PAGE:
Precious Memories, Continued
Nineteenth and Twentieth Centuries
is a photograph of my great
at the age of fourteen in his Union
Army uniform. Shortly before this picture was taken he and his
family had just survived the Great Sioux Uprising. His recollection
of seeing burning barns, fields and farm houses as they were being
escorted to safety, by no less than a group of the Sioux whom his
family had befriended, is the type of which historic movies are made.
His slipping back under the cover of the darkness of night to get a
cow so the little ones could have milk and the confrontation he
experienced raises goose bumps to this day.
He served the uniform well surviving several historic battles and I think he would be proud knowing that all of his male descendents answered the Call To Colors when needed. Not one waited to be drafted, they all enlisted!
Today his great, great grandchildren are not only thrilled, but honored to relate his experiences to their children. By having this picture as part of their Video Album, not only do they have an established link to their heritage, but in a very real sense have become a part of this great nations's history.
This dapper young man is his son, my grandfather, of whom I am very proud. This photograph was taken during the "Gay 90's," circa 1892. To him, and the lessons he taught, such as "a man's word is his bond" and "your handshake is your signature," I shall remain forever grateful. What wonderful lessons this gentle giant taught his grandchildren, mostly by his deeds if not through his words. And yes, there was a time when this was the rule and certainly not the exception. Life was a little slower then, but perhaps much richer for values were probably higher and at their best. You could always count on a helping hand from your neighbor. You still can to some extent, but it is not as much in evidence today as it was then. What price progress.
This is a
priceless picture. Here my mother and her brother are on a family
outing with my grandfather and grandmother.This
picture was taken around 1910 with the great invention of the time,
the family "Kodak." My grandmother is in the process of
scooping up ice cream, probably for herself as the others have theirs
already unless, of course, it is for the person taking the picture.
If you look over my grandfather's head you can barely make out the
family horse and buggy in the back ground.
This is my mother at age 16 and was taken at the old home place in 1918 at Goldthwaite, Texas. Throughout her life she always believed that everything happened for a reason and because of her deeply rooted sense of high values, that reason was always a good one. The most optimistic person I have ever known. She could always find the good in any bad situation with little or no effort. In her younger years she was an accomplished pianist. When she lived at her retirement village she was overheard talking about playing piano for "the old folks." She never considered herself old, and she never was! She was without a doubt a lady born in the age of innocence, a value she carried with her throughout her life.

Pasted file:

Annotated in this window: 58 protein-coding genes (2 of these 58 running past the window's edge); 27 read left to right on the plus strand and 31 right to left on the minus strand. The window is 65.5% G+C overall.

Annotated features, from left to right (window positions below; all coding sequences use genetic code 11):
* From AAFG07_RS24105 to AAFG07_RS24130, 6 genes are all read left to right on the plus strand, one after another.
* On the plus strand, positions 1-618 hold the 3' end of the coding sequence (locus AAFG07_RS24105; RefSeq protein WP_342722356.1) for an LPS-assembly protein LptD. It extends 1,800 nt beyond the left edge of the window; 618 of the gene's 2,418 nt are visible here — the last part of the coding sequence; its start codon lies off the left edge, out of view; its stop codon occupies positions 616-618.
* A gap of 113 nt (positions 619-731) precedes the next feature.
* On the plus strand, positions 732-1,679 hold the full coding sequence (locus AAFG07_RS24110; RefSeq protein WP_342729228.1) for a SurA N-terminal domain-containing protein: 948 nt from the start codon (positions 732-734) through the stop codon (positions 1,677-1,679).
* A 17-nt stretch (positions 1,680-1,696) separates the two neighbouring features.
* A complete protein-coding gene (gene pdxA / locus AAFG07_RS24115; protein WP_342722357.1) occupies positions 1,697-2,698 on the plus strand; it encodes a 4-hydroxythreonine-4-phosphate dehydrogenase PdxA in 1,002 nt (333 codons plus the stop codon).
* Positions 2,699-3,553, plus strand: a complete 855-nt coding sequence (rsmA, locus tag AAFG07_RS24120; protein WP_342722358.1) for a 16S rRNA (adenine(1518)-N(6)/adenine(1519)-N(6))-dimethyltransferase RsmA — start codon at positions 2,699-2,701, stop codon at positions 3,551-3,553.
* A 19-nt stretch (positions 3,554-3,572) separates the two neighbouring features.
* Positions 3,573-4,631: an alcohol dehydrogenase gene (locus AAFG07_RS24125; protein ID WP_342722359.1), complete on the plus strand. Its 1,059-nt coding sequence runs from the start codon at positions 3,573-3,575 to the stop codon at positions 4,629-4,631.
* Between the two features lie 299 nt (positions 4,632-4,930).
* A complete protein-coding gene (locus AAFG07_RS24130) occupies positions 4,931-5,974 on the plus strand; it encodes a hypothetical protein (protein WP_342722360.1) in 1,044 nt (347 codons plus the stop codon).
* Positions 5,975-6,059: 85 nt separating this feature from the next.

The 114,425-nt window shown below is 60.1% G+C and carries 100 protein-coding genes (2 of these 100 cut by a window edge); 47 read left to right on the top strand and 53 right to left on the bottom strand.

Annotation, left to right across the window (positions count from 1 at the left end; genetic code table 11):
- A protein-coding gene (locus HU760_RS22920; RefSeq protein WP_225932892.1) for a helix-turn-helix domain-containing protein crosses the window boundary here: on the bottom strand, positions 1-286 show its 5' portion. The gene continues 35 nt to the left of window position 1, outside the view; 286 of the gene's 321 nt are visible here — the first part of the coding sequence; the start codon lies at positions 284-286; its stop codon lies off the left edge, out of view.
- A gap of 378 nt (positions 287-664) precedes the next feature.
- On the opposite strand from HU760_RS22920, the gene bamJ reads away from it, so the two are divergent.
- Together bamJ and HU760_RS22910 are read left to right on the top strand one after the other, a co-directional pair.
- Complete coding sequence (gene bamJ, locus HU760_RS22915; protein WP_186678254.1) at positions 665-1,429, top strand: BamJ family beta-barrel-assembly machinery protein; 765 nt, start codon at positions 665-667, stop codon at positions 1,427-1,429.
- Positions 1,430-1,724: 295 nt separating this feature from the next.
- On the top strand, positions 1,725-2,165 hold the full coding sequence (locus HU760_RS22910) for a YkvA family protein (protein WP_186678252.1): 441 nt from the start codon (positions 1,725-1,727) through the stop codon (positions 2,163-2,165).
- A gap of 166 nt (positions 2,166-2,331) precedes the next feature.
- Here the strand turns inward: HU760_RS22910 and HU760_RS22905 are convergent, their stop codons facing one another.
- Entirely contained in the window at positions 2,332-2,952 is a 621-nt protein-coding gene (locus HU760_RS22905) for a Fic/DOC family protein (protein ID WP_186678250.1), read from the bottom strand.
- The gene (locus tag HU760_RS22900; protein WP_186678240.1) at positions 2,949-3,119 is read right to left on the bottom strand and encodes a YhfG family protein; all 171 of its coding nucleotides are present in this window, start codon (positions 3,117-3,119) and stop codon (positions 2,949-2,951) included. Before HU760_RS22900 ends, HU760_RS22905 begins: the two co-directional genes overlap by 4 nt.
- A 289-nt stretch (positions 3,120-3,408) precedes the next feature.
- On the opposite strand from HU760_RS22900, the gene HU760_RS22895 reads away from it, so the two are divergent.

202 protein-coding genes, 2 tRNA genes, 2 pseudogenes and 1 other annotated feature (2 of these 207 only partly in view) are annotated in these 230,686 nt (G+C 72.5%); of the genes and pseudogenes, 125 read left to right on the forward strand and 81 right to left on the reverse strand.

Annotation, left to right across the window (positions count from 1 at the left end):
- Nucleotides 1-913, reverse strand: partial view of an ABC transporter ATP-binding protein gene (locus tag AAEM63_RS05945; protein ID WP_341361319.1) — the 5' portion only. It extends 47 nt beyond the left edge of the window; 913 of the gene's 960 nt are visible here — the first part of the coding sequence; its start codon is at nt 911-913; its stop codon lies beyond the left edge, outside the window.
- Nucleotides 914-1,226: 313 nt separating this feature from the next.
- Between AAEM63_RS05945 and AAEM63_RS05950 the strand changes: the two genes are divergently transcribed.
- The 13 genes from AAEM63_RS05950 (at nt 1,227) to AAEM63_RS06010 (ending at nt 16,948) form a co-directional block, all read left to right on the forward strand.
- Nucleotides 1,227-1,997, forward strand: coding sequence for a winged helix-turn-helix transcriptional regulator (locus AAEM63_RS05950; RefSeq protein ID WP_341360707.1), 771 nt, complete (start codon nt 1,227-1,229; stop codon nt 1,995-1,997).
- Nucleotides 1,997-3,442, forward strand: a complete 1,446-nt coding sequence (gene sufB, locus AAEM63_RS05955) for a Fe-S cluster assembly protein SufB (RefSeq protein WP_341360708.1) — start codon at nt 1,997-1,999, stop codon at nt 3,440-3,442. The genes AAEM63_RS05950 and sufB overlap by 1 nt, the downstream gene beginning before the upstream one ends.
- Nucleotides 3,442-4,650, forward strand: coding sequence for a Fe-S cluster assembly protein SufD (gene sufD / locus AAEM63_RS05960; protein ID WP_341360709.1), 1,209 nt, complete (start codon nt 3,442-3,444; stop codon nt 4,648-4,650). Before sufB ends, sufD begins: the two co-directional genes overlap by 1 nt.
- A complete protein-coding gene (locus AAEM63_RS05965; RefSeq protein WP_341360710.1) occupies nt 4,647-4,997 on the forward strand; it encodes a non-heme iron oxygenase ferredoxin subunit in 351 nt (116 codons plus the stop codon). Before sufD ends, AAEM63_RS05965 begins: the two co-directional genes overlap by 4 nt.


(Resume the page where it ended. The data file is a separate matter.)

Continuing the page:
inevitably pass, children grow up and here is my namesake Uncle Sam.
In this picture you can see that he has grown into a very handsome
man. This picture was taken after WWI in which he served with the
U.S. Army as a doughboy.
At one time in his life he was a real honest to goodness working cowboy. Here are two snapshots from that period in time. Notice, in the photo at the right, he is wearing well worked chaps while his beautiful horse, Judd, is wearing his hat with his front right leg lifted. Judd, I have been told, was a very special well trained one man horse.
These pictures came from several different sources, but now they are on videotape and soon there will many, many copies out there for each descendant and, as time passes, if more copies are needed we have the master tape and it will soon be digitally mastered for future generations. Yes, family is very important, but so too is history and the family's part in the making of that history. Don't let any precious part of it die with the death of a family member. Now is the time to preserve it for future generations. We are living in historic times, and it is up to each of us to make a record of this period and the mark we left on it for all too soon, we too shall belong to the ages. Back Continue Click here to order